Noel Forde T/A Forde Financial Services in Bantry and Gmac Financial in Castletownbere is regulated by the Central Bank of Ireland. Call 027 55610.
On the face of it, the question in the headline of this article seems to be very simple, with an equally simple answer. Deposit interest rates are at an all time low currently rates on instant access deposit accounts vary from between 0.15 per cent pa to 0.30 per cent per annum, some accounts may be paying less than this and some paying nothing at all.
On the other hand, personal loan rates can vary from 6.3 per cent pa to 8.5 per cent pa and mortgage rates vary from 2.75 per cent to 4.60 per cent per annum. So, on the face of it seems silly to borrow money from the bank and pay them much more in interest than they are paying you for your savings.
There we are, a simple answer to a simple question. If only things were that simple. Before deciding to use your savings you need to ask yourself a few questions:
1. What was I saving this money for?
Were you saving for your children’s education? Or to help pay for a deposit on a house or help with wedding expenses or were you just saving so as you could have a nest egg to help boost your retirement income?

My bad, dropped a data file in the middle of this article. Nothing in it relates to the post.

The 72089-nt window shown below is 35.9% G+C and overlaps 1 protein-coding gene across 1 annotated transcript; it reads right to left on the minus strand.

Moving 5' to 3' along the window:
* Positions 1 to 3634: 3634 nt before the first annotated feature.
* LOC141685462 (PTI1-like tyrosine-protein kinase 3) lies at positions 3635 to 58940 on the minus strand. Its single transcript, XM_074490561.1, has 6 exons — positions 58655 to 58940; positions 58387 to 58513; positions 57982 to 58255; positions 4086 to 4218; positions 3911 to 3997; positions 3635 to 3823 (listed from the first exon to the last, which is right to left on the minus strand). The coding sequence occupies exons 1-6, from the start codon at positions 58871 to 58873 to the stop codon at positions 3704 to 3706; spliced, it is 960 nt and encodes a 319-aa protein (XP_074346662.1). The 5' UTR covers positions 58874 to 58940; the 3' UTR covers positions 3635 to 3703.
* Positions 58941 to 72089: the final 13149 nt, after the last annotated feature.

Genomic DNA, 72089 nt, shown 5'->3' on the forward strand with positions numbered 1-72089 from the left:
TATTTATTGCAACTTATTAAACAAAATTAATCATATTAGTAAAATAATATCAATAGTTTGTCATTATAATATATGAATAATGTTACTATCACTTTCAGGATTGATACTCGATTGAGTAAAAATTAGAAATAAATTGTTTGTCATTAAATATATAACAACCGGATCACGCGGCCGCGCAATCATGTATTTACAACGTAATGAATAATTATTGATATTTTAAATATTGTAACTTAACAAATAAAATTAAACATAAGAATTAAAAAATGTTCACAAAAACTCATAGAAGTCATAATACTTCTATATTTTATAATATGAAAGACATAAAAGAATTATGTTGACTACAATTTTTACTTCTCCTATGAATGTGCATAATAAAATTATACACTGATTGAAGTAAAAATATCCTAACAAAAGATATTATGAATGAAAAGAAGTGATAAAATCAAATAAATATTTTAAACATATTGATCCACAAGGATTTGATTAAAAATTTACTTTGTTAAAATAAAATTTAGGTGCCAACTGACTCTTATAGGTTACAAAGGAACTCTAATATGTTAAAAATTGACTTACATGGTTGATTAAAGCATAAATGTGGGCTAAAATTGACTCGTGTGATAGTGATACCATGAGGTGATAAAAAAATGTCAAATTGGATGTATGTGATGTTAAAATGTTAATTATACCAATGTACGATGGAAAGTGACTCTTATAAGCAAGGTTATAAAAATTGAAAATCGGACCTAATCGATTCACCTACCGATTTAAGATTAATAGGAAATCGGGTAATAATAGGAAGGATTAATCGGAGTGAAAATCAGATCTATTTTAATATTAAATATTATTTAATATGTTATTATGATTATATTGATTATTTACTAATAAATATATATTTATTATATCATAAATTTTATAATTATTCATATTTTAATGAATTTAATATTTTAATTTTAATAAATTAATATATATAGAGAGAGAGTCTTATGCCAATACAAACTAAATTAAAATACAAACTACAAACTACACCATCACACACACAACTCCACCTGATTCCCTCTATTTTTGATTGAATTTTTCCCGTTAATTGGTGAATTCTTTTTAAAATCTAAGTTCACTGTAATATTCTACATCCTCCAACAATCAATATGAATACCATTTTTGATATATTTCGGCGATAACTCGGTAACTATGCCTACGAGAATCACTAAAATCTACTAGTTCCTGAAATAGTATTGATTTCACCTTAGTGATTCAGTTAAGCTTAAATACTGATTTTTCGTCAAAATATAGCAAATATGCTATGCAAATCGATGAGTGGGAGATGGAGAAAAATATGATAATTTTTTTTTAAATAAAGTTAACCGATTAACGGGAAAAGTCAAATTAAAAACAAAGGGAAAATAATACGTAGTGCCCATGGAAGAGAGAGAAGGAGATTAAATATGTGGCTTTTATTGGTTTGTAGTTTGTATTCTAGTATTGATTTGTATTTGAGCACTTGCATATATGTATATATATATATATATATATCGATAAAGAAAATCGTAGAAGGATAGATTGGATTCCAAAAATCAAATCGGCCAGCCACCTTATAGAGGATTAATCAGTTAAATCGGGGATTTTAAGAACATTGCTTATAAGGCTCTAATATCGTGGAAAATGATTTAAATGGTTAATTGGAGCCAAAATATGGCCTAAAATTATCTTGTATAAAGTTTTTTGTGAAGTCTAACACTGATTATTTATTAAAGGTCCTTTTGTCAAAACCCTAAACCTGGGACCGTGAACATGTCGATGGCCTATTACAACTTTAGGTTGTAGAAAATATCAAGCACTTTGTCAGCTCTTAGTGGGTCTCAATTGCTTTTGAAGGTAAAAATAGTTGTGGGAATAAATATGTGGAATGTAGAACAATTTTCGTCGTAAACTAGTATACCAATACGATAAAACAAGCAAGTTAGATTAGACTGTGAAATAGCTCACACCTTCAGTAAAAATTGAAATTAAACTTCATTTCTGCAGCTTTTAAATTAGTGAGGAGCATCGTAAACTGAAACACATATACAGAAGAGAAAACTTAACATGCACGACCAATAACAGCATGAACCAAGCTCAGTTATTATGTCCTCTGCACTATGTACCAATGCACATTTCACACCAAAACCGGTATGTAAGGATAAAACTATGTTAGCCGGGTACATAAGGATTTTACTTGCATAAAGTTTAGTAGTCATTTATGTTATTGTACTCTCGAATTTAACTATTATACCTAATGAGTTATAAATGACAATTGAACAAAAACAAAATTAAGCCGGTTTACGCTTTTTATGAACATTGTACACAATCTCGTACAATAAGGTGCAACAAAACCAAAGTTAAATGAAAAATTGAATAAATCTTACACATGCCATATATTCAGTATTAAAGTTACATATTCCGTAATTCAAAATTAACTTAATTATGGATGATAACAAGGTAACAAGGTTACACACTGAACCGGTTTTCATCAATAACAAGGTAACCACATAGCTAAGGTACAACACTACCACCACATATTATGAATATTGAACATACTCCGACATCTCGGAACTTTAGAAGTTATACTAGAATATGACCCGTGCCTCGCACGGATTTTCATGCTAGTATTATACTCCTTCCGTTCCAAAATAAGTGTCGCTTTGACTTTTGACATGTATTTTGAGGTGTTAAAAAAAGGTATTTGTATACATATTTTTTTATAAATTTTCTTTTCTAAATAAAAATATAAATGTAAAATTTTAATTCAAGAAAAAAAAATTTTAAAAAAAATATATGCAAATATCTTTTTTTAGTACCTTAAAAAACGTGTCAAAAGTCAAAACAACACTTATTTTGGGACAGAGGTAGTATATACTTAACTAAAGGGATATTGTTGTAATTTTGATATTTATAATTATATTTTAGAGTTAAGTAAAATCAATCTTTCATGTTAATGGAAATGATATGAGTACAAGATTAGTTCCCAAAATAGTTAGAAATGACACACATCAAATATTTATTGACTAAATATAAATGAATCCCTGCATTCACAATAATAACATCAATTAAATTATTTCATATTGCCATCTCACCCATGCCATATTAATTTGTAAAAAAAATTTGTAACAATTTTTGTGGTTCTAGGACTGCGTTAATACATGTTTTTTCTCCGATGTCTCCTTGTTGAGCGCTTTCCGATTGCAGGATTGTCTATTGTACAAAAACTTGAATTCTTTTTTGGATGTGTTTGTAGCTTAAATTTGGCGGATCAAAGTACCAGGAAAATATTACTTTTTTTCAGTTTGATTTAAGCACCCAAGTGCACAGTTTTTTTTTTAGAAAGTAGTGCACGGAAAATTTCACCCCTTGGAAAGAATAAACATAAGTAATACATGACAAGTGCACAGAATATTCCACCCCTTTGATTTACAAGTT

2. If I use this money now what effect will it have on any or all of the above?
If you use this money now will you have time to build up enough savings to pay for college fees and accommodation.
3. What happens in an emergency?
Perhaps the most important question is if you use up all your savings to pay for the renovations, will you have enough money left for a rainy-day emergency?
Taking all of the above into consideration, if you have sufficient funds in place, you will have enough to provide for a rainy-day emergency should it occur, so in that case it makes perfect sense to use your savings to pay for your renovation or extension.
However, if using your savings will leave you with insufficient funds to take care of events, as they arise in the future, you should look at, getting a personal loan or mortgage.
Getting a personal loan is probably the easiest way of getting the funds you need quickly, however it can be quite expensive.
Remortgaging or getting a further advance on your current mortgage is the cheapest way of raising funds for your renovation or extension.
There are a number of criteria which you must fulfill when you apply for a mortgage, which I will outline below.
You can apply for a mortgage in two ways:
• Directly to the lender (banks, building societies, certain credit unions and retail credit firms who are not banks or building societies) – in this case, you will deal directly with the lender
• Through mortgage intermediary (broker) – in this case, your intermediary will apply to all the lenders on your behalf and will also deal directly with the lender for you.
What documents do you need to apply?
• Photo ID: such as a valid passport or driving licence
• Proof of your current address: such as a household bill in your name